The Quadra-Trac II transfer case normally sent most of the power and torque to the rear wheels. The moment a wheel lost traction, a gerotor pump applied hydraulic pressure to a multi-disc clutch pack, sending power to the front axle.
The gerotor pump used a rotor driven by the front drive shaft and the case by the rear drive shaft, creating a pressurized oil flow to the clutch pack in proportion to their speed variation. Clutch discs were alternately splined to the front and rear drive shafts. Because Quadra-Trac II could immediately pressurize the clutch pack, it had a faster response than a viscous coupling. (Quadra-Trac II’s low range had a 2.72:1 torque ratio and fully locked the center differential).
A similar pump was in the Vari-Lok differential; power transfer was proportional to wheel speed difference, rather than torque difference. By avoiding the need to pre-load the differential to assure torque transfer, the Vari-Lok could be virtually wear-free. Vari-Lok differentials responded more quickly and smoothly than viscous-coupling systems, and the pump response could be precisely tuned to driving conditions, enabling the use of this advanced system in the front axle as well as the rear.
The 1999 Grand Cherokee had a new three-link rear suspension with lower unsprung weight and a higher roll center, with a revised front suspension. New tubular front and rear control arms were hydro-formed, making them five times stiffer. Modified coil springs were used for all (now 16”) wheels. Solid axles provided constant camber.
The new rear suspension let the Jeep corner flatter, while wider spacing of the tie-rod points helped smooth low-speed turns, with crisper turn-in response, better on-center steering feel, and reduced tire wear. Changing the track bar geometry resulted in less lateral motion, for much lower head movement on bad roads. Repositioning the steering linkage helped “feel” and response.
The new, integrated anti-lock braking system with electronic brake distribution (EBD) was lighter and less complex, with less pedal pulsation and fade, and better front/rear balance; the Jeep had the largest brake rotors in its segment.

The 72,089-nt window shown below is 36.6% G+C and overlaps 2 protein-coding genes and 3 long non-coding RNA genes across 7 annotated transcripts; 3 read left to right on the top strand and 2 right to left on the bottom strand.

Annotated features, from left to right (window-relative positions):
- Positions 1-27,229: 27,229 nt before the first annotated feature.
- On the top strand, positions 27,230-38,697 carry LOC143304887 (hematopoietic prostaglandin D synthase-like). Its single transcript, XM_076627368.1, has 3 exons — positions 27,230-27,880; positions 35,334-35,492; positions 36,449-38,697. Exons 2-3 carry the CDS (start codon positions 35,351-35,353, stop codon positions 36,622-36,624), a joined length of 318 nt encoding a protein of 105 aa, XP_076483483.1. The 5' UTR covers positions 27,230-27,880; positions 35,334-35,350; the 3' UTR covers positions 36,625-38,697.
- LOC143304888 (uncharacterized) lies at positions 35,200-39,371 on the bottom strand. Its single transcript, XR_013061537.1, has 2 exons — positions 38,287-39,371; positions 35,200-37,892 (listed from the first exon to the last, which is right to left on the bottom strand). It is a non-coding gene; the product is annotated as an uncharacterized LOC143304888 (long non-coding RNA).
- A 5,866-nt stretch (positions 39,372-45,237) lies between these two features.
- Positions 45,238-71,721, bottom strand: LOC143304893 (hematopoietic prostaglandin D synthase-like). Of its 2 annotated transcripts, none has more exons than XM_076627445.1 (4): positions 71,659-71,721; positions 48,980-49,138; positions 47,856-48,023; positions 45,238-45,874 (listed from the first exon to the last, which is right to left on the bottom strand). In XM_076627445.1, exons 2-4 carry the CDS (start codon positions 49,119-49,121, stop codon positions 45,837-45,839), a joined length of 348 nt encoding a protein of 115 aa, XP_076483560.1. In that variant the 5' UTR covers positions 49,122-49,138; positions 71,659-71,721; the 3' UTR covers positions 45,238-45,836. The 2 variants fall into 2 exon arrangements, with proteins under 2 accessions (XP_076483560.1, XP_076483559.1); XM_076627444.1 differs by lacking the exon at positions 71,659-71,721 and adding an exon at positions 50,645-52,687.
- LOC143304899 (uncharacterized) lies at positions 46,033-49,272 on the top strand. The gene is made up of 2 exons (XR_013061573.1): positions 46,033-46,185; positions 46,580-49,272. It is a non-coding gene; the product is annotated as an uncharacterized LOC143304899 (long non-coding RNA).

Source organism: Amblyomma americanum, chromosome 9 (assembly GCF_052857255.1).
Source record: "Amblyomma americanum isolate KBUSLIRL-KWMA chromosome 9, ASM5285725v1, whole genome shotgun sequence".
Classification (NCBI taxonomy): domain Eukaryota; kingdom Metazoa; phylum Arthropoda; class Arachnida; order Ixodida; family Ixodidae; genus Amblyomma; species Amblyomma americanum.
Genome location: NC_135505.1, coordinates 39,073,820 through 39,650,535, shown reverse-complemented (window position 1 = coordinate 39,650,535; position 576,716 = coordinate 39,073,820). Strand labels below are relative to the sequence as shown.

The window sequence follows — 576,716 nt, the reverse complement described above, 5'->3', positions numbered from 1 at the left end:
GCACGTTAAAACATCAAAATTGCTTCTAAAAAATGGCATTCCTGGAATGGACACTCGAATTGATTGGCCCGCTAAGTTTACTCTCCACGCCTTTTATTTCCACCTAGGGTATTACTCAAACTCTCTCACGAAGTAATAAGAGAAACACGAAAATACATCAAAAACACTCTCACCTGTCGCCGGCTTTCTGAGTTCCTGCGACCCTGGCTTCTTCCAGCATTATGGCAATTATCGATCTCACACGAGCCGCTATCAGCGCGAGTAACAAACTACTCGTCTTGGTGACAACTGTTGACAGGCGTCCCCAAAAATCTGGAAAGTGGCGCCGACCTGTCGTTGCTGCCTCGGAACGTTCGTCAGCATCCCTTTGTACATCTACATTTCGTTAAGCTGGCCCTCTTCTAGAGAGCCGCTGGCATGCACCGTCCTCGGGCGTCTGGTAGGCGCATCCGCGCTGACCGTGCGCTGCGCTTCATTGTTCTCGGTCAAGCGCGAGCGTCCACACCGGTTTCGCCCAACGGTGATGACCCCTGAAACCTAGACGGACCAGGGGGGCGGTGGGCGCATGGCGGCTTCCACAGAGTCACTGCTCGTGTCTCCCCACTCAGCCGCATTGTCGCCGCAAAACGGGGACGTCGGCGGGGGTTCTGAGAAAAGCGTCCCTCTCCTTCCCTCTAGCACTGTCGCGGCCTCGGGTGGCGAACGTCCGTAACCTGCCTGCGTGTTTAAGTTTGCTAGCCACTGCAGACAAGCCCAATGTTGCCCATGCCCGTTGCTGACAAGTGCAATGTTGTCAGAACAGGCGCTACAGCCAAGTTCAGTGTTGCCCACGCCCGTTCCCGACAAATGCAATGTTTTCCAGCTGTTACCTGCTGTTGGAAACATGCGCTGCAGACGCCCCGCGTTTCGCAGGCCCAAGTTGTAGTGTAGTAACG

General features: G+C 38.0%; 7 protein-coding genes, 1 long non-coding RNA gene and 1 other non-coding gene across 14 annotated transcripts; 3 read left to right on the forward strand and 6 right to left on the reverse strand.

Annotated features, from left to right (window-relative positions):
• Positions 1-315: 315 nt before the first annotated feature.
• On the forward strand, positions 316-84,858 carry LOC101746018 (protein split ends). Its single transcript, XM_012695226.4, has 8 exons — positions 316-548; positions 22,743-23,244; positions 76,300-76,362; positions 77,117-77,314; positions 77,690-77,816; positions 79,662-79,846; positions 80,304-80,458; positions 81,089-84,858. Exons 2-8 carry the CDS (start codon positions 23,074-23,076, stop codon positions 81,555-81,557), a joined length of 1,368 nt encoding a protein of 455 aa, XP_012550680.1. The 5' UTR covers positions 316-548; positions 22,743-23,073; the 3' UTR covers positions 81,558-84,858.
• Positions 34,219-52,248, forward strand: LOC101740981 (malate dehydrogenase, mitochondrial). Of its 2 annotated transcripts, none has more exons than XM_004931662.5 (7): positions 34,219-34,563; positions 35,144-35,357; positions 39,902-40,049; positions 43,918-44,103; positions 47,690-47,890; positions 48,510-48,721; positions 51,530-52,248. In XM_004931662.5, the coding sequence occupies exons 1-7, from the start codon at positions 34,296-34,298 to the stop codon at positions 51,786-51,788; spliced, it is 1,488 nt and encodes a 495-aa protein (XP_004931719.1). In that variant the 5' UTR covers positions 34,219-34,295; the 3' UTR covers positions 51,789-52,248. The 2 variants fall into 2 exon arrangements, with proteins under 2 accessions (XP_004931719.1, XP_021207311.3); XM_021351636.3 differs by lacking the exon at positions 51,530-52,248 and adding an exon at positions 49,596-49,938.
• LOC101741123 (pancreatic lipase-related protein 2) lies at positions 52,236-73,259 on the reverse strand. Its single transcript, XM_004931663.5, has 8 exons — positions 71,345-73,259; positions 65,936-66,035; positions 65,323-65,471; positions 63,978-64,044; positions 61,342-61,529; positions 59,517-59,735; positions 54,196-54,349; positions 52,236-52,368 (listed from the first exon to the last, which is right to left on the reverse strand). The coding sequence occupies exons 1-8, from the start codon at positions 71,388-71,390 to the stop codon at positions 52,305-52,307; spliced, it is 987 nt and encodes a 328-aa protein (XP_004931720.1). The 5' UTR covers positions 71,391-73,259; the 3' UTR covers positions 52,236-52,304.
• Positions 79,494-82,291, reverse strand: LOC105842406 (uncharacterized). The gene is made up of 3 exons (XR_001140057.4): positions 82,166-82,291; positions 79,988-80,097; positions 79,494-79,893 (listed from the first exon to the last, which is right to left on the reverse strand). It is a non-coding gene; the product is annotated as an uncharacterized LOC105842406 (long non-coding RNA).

The suspension had 8.3 inches (210 mm) of travel in motion. Even over bumps, the axles maintained their class-leading ground clearance of 9.3 inches (237 mm) and 8.3 inches (210 mm), respectively. An optional Up-Country suspension package (for both Laredo and Limited) increased ground clearance by one inch (25 mm).
As with every Jeep, the 1999 Grand Cherokee was designed to cross standing water up to 19 inches (480 mm) deep. The Jeep met all passenger-car safety requirements — not just those for light trucks.
For 2000, the Jeep Grand Cherokee continued its successful journey forward, wowing critics and buyers with its satisfying ride and feel, “despite,” critics would say, “that antiquated, non-buzzword-compliant suspension.” There were minor cosmetic changes to the interior, including redesigned air outlets and better gauge pointer lights; two wheel drive and Selec-Trac became available with the 4.7 liter V8.
In 2001, the long-running Jeep Cherokee, which was supposed to have been replaced by the Grand Cherokee in 1993 and then by the Jeep Liberty in 2000, was finally dropped in June 2001, after a last burst of sales. It had lasted nearly a year longer than intended, running down the assembly line at the same time as its two replacements.
Meanwhile, the Grand Cherokee got a hefty facelift to deal with increased competition:
When the Canadan Auto Association asked members “What is the vehicle of your dreams?”,
the most common choices of Canadian respondents was the Jeep
Grand Cherokee (others in the top ten were the Dodge
Durango, Chrysler PT Cruiser, Dodge Caravan, and Dodge Ram).
The main changes for the 2003 model year included:
Jeep moved an incredible 207,479 Grand Cherokees in 2003, versus 30,000 Mercedes M-class.
In its final year, Jeep sold 182,313 Grand Cherokees. Its replacement would arrive in 2005, a joint engineering project with Mercedes; reportedly Jeep retained control of the four wheel drive systems, while Mercedes demanded suspension changes and influenced (but did not create) the body structure. Mercedes would sell a version as the ML. The WK2 brought tighter integration of the two.